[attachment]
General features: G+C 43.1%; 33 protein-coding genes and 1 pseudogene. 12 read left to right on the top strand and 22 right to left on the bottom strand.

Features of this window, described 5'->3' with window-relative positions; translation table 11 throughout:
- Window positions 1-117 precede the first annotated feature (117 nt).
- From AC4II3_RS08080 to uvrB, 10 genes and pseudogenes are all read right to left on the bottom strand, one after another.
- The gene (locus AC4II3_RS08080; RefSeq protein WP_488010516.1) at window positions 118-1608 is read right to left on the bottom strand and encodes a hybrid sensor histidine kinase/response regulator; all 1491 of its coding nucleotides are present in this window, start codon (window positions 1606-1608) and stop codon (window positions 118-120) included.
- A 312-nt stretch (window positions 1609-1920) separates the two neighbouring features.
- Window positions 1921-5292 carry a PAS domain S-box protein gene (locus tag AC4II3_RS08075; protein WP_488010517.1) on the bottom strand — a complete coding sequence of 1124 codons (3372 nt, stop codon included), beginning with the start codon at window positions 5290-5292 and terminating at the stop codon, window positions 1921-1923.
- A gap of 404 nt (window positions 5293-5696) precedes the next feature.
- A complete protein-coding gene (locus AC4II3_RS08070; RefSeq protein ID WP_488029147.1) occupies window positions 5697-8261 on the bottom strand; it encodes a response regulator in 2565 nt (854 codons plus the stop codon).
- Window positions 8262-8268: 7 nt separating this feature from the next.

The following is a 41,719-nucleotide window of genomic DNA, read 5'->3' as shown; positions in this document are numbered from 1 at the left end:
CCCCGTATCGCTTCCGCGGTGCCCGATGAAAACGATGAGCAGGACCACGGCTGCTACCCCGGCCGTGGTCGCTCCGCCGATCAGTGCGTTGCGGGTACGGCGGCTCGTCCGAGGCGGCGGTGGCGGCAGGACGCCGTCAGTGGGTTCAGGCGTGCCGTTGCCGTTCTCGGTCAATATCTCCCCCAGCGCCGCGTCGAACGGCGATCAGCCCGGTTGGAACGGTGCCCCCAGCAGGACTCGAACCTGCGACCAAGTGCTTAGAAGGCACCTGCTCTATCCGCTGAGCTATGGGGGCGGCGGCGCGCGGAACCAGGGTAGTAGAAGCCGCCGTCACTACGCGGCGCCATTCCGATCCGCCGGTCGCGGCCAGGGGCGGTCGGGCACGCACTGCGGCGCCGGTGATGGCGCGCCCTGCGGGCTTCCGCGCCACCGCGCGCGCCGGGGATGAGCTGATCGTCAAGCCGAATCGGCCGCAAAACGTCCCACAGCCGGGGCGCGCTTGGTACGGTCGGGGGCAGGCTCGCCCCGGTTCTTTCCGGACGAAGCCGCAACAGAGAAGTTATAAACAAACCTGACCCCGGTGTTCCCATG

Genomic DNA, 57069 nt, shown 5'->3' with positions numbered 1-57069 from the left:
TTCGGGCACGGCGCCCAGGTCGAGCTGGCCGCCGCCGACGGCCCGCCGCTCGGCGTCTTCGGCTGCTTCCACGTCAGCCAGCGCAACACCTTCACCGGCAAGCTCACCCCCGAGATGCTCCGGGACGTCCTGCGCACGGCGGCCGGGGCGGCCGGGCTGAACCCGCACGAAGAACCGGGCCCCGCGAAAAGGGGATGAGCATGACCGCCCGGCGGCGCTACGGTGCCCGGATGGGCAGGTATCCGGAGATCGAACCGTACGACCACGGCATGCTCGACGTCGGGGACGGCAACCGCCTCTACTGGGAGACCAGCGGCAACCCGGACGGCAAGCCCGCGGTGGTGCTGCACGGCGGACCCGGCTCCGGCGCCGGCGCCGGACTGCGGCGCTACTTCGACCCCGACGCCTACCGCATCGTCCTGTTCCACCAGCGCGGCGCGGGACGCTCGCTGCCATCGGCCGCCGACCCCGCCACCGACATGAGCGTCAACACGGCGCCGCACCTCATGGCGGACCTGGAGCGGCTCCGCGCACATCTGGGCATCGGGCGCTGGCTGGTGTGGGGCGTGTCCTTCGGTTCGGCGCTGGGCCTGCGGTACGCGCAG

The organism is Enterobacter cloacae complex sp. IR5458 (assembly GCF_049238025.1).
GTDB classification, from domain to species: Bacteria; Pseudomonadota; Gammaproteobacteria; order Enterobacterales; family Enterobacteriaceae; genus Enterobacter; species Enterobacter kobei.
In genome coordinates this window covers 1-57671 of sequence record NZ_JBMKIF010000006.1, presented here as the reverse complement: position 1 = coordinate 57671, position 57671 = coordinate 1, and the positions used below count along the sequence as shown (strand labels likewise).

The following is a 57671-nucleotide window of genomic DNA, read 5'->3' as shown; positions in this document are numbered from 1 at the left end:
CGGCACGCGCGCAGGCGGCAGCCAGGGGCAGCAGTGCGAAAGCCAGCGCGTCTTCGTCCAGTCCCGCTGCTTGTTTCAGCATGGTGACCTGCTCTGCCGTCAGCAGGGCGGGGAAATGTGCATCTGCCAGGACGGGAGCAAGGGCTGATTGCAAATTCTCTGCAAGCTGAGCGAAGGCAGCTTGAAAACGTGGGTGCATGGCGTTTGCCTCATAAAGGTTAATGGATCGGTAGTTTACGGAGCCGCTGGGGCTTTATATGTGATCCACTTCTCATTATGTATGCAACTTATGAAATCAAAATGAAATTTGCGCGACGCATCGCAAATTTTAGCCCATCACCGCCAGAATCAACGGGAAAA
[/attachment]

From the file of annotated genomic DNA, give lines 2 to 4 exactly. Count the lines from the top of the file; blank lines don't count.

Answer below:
Features of this window, described 5'->3' with window-relative positions; translation table 11 throughout:
- Window positions 1-117 precede the first annotated feature (117 nt).
- From AC4II3_RS08080 to uvrB, 10 genes and pseudogenes are all read right to left on the bottom strand, one after another.